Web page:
Amidst the chaos of COVID-19 and the topsy-turvy world of social distancing, another member of our Jubilance Sisterhood is here with some tricks to bring your routine a little more calm and normalcy.
Becca offers some practices rooted in psychology, social science and her own journey as a therapist and counselor working remotely for the first time.
Places of business are shutting down, schools are closing, and you are likely finding yourself at home socially distancing yourself in order to prevent the spread of COVID-19.
Perhaps tensions are high and you are in the ultimate state of unknowing—not knowing when you will be able to immerse back into your old life, not knowing if your children will return to school this year, or not knowing if you or your loved ones will remain healthy during this crisis.
In this heightened state, it is important to remind yourself of emotional closeness. Maintaining connection with your emotional needs can help soothe the chaos happening outside of your control.
Here are some tips in taking care of your emotional needs while social distancing:
Keep a Schedule
Right now, many of the routines that typically fill the majority of our time have vanished. Daily trips to the coffee shop, work commutes, gym visits, dropping the kids off at school, etc. Even weekly services at church or synagogue might be off the table.
It’s easy to take for granted how much structure and safety our routines provide us until they’re gone.
The antidote to this new chaos is creating your own order where you can. Try setting schedules for the day, just like you would if you were out and about in regular life, and treat your schedule like appointments you wouldn’t miss.
Delineate times when and where you’ll work and when and where you’ll relax. Schedule times to come together intentionally with family, even if you’re stuck inside with them all day anyways, and friends, even if it’s just a text to say hi. Schedule restorative self-care time for yourself (even if all you can find is ten minutes to drink a cup of tea after putting the kids to bed, schedule it and stick to it).
Here’s a look at my husband’s and my daily schedule on the wall in my kitchen. As a High School Therapist, I’m not used to working from home, so scheduling a lunch break for myself and sticking to it has brought me a small sliver of the structure I’m used to, which has made all the difference thus far.
Reach Out To Loved Ones
It sounds obvious, but it’s easier said than done in times of stress, anxiety and isolation. Calls to check in about how your family members are doing amidst the COVID19 crisis are helpful (and often necessary), but connecting in a more casual, normal way is important, too.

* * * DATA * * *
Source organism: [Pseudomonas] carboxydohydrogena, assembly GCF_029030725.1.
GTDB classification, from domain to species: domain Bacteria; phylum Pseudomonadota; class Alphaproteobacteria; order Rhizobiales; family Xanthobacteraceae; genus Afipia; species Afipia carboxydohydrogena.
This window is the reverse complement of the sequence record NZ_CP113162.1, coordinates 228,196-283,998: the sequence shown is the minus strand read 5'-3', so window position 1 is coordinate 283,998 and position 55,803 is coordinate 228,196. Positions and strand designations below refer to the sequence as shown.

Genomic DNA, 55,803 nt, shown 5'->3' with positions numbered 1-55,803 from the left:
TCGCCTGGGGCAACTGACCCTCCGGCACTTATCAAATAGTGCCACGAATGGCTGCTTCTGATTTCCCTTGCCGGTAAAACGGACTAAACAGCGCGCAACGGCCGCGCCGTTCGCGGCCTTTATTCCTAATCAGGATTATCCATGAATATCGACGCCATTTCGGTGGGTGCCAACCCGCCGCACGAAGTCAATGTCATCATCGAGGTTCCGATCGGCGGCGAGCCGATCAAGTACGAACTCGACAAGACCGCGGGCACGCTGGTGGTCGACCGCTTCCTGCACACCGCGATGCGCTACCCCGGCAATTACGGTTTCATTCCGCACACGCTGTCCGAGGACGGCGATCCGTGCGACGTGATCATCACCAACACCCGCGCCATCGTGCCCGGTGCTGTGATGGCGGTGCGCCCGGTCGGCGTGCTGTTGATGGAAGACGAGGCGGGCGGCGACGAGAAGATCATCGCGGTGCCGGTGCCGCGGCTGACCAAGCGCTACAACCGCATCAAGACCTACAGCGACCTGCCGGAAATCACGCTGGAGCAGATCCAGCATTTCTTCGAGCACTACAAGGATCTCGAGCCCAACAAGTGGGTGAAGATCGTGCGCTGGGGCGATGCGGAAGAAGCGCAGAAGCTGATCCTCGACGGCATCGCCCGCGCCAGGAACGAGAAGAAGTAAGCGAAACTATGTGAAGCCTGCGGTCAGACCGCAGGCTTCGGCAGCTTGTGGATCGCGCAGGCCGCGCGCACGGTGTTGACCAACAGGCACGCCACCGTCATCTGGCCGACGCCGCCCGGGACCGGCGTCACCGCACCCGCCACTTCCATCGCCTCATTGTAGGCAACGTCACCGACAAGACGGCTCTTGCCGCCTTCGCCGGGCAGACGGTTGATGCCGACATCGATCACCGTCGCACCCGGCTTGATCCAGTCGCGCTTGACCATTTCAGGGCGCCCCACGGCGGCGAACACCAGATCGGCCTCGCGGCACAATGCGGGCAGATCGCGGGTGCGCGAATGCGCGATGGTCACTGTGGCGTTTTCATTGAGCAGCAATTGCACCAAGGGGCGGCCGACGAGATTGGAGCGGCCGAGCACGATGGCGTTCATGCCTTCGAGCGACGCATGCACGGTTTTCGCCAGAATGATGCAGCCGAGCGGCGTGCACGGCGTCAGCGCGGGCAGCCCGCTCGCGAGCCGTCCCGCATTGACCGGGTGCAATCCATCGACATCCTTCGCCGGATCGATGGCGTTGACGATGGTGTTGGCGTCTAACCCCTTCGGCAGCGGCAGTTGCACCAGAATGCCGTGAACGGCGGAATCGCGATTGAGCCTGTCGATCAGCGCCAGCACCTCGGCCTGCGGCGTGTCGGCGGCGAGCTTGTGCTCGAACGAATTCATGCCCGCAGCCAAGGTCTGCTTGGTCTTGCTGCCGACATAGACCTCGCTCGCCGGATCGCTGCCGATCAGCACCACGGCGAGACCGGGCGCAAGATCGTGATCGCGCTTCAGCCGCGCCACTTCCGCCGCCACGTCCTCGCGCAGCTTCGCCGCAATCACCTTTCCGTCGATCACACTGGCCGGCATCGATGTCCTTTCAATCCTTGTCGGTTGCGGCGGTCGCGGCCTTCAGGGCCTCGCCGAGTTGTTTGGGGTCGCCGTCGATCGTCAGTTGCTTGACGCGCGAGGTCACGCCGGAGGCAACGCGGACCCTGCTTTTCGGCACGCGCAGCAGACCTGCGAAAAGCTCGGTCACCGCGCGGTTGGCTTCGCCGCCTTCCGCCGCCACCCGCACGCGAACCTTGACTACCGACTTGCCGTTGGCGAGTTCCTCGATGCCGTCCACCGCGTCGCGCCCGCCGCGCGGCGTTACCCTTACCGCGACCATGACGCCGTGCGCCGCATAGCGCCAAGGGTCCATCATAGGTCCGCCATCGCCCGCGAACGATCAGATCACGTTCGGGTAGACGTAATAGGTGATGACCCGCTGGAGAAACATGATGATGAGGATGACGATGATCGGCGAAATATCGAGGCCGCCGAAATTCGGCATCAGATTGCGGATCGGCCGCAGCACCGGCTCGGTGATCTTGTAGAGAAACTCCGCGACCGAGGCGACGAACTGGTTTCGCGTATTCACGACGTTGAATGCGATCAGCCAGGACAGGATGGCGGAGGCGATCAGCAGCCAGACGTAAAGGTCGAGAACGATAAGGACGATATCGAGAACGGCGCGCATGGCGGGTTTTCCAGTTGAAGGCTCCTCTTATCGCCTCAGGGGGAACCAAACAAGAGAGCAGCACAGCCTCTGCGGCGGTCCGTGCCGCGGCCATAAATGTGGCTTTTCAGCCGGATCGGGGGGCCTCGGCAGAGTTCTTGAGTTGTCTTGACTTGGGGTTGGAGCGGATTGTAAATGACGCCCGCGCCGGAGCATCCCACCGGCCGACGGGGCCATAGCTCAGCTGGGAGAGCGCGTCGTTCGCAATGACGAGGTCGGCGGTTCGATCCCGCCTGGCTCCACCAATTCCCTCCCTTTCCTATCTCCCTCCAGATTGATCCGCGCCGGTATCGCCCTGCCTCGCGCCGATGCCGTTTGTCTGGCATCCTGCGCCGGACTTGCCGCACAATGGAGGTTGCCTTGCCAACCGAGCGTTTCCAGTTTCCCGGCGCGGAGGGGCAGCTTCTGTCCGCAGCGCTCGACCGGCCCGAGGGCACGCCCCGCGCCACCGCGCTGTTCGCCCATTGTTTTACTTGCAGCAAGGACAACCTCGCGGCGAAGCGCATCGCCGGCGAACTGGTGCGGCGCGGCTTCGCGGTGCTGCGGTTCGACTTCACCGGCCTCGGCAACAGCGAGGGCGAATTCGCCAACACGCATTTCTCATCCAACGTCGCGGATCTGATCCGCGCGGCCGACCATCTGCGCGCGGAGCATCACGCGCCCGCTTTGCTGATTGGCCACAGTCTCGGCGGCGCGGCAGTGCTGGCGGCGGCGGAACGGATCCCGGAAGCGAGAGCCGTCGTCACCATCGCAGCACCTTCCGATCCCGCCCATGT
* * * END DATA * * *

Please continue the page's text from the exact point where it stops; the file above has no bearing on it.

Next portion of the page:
Try scheduling a “lunch” with a friend where you place each other on speakerphone or facetime to chat while you eat. It might help you feel more normal, and help facilitate the type of social interaction that can put your mind at ease, even if just for fifteen minutes.
With a constant flow of new catastrophes and hardships coming at you through the news, and very likely your own life as well, feeling grateful for what you do have on a regular basis is all the more powerful.
If you have a gratitude practice that has worked for you in the past, now is the time to double down on it and practice daily. Whether it is journaling, prayer, meditation, or just taking a second to yourself and REALLY enjoying the heck out of a couple of Oreos, a few minutes of feeling grateful can keep your stress to a manageable level.
Keep Your Space Clean
If you’re stuck at home, the negative impact of a cluttered space on your mind is multiplied. Just the same, the positive impact of a clean, orderly space is even more helpful than usual.
Spending more time at home, you’ll likely need to tidy up earlier and more often, so be sure to schedule extra cleaning into your day.
Stay In Tune With Your Senses When Anxiety Is High
When the weight of the world on your shoulders is just too heavy, and you don’t know what to do next, try retreating to your basic five senses.
Notice to yourself one thing you are hearing, one thing you are seeing, one thing you are smelling, one thing you are tasting, and one thing you are feeling. Then, repeat the process. Still feeling out of control? Slowly repeat it again.
This practice helps to bring your mind out of anxious thought patterns and back into the present moment and the physical space, where at least in a few concrete ways, you are safe and O.K.
I wish you and your loved ones encouragement, peace of mind, health and safety during these tough times.
Live your life with Jubilance,
Becca Lantry is currently pursuing her MS in Marriage and Family Therapy from San Diego State University. She currently holds her MA in Counseling and Education and works with youth, young adults, and families around confidence, love, relationships, and empowerment. Becca has been taking Jubilance for the last few months and she is able to love herself more during those times of emotional PMS because of it.